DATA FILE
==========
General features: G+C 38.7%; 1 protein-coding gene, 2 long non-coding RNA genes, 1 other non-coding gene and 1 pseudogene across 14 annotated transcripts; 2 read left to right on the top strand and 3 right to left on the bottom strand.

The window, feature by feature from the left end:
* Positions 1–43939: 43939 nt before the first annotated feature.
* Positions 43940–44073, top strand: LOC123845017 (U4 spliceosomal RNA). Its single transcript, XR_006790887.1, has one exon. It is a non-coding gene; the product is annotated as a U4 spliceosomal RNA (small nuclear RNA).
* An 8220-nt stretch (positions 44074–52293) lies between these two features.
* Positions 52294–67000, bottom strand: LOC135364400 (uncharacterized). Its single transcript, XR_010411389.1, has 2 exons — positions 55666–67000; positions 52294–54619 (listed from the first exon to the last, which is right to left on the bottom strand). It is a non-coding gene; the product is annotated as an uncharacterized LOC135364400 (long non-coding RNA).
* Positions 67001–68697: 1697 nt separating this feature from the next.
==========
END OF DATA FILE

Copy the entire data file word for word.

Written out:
General features: G+C 38.7%; 1 protein-coding gene, 2 long non-coding RNA genes, 1 other non-coding gene and 1 pseudogene across 14 annotated transcripts; 2 read left to right on the top strand and 3 right to left on the bottom strand.

The window, feature by feature from the left end:
* Positions 1–43939: 43939 nt before the first annotated feature.
* Positions 43940–44073, top strand: LOC123845017 (U4 spliceosomal RNA). Its single transcript, XR_006790887.1, has one exon. It is a non-coding gene; the product is annotated as a U4 spliceosomal RNA (small nuclear RNA).
* An 8220-nt stretch (positions 44074–52293) lies between these two features.
* Positions 52294–67000, bottom strand: LOC135364400 (uncharacterized). Its single transcript, XR_010411389.1, has 2 exons — positions 55666–67000; positions 52294–54619 (listed from the first exon to the last, which is right to left on the bottom strand). It is a non-coding gene; the product is annotated as an uncharacterized LOC135364400 (long non-coding RNA).
* Positions 67001–68697: 1697 nt separating this feature from the next.